It is crucial for both businesses and governments to recognize the systemic nature of short-termism and work towards fostering a culture of long-term thinking. Political systems must evolve to incentivize long-term policies and investments that address societal and environmental challenges, such as climate change, income inequality, and infrastructure development. This shift will require reevaluating electoral cycles and political incentives to encourage politicians to focus on the long-term well-being of their constituencies.
In the business world, a change in incentives and bonus structures
for top managers is needed to promote long-term strategies
and sustainable growth . This change must be accompanied
by a shift in shareholder expectations and investment practices
that prioritize long-term value creation over short-term gains. By
adopting a long-term perspective, both governments and businesses
can work together to build a more sustainable and equitable
future for all.
Addressing the shortcomings of the current bonus system for
top managers in western corporations is essential to ensure that
managers’ incentives align with the long-term interests of shareholders,
employees, and society at large. Short-term thinking,
which is often promoted by the current bonus systems, can lead
to a lack of innovation, insufficient investments in research and
development, and a disregard for the potential impact on the environment
To counteract these detrimental effects, corporations must
shift their focus towards long-term performance, cultivating a
more sustainable and forward-looking approach to business management.
One way to achieve this is by redesigning bonus systems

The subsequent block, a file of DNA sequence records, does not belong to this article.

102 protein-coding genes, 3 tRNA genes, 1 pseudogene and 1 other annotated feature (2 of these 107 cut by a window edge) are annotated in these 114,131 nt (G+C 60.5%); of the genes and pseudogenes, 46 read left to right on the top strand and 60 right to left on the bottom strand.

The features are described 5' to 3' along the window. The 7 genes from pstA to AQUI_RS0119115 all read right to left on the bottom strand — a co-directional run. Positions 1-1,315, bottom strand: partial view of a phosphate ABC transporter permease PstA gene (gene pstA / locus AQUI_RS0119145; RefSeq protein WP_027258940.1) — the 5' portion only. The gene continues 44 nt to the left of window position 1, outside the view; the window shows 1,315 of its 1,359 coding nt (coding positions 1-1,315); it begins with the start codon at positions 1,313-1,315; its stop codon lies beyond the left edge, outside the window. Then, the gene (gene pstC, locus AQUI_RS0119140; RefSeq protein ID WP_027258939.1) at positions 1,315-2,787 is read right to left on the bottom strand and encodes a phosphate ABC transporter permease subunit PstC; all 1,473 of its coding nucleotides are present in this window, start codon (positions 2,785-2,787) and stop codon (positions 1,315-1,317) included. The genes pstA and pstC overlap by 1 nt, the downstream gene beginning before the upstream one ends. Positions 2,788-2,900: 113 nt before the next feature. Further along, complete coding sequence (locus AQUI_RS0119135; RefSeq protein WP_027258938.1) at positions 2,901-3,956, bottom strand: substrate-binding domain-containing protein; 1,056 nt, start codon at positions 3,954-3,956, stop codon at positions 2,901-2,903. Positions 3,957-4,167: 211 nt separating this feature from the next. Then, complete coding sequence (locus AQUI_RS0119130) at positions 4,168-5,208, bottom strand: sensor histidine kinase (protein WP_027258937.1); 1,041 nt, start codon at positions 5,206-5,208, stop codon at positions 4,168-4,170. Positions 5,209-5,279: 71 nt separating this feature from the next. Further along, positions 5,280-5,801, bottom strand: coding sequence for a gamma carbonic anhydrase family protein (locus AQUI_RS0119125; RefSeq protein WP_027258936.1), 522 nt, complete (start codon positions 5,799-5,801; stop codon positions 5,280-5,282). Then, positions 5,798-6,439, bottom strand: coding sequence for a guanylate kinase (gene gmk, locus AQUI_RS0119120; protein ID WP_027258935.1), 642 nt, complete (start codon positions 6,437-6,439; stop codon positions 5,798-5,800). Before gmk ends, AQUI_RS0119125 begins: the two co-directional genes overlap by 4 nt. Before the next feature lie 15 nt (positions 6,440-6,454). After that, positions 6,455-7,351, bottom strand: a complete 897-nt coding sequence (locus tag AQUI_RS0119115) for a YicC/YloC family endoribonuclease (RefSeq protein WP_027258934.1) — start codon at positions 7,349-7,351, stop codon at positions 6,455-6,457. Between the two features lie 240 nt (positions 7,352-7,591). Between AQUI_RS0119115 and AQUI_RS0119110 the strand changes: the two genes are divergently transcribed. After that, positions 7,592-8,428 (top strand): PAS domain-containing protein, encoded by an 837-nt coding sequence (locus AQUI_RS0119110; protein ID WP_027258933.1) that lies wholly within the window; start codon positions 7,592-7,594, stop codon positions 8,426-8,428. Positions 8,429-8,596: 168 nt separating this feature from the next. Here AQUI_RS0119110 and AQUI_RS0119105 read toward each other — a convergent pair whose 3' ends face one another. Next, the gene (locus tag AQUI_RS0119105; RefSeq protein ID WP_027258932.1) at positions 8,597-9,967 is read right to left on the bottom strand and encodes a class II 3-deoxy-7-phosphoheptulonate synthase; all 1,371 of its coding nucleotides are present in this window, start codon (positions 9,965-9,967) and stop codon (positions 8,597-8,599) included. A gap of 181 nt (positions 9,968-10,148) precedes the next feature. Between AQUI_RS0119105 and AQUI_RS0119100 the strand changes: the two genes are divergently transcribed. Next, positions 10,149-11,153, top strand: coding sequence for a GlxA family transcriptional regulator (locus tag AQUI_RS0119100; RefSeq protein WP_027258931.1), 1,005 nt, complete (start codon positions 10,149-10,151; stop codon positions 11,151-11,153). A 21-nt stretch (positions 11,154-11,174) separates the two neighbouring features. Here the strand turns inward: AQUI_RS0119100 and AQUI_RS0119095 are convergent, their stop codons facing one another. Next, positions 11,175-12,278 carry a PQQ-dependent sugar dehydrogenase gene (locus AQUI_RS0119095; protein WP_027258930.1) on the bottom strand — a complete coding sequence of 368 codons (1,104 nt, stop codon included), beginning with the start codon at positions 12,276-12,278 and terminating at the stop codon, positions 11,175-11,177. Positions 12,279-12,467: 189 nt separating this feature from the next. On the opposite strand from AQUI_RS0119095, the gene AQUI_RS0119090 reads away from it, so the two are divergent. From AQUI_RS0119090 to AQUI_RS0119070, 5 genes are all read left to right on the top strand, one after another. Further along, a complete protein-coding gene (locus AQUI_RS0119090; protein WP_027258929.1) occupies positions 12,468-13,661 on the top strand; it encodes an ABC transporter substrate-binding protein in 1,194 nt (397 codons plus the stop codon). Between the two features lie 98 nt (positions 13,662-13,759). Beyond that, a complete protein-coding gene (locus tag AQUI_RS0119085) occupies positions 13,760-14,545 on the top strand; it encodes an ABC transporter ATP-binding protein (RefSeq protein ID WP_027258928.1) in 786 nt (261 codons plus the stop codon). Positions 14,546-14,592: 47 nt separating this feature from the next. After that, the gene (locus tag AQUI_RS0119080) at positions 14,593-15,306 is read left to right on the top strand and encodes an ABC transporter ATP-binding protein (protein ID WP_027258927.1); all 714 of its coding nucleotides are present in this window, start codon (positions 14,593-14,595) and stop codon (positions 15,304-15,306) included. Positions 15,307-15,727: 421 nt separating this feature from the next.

to reward long-term achievements and incorporating non-financial
measures such as environmental, social, and governance
A strong corporate culture that values patience, commitment,
and responsible decision-making is also key to achieving longterm
success. By investing in training and development programs
that emphasize long-term planning and sustainable growth, organizations
can empower employees and managers to adopt a longterm
perspective. This cultural shift can lead to better strategic
decision-making, improved risk management, and a more robust
and resilient organization.
Building trust and commitment among stakeholders is essential
for a successful transition to long-term thinking. Managers
who communicate their long-term strategies clearly and consistently
to all stakeholders, including employees and shareholders,
foster a sense of trust and commitment. This transparency ensures
that everyone is working towards the same long-term objectives,
fostering an environment of collaboration and accountability.
Lastly, actively engaging shareholders in discussions about
long-term strategies and their benefits is crucial. By involving
shareholders in these conversations, businesses can create a
shared understanding and commitment to long-term value creation.
This engagement can contribute to a more sustainable and
resilient global economy at large.
I strongly believe that the current bonus system is fundamentally
flawed, as it incentivizes short-term thinking and undermines
the overall sustainability of businesses. This system needs
an overhaul to align managers’ incentives with the long-term interests
of shareholders, employees, and society at large.
To achieve this alignment, organizations should:
i. Redesign bonus systems to reward long-term performance:
Companies must move away from annual bonus
schemes and instead adopt performance metrics that reflect
long-term goals, such as multi-year performance targets, environmental,
social, and governance (ESG) criteria, and other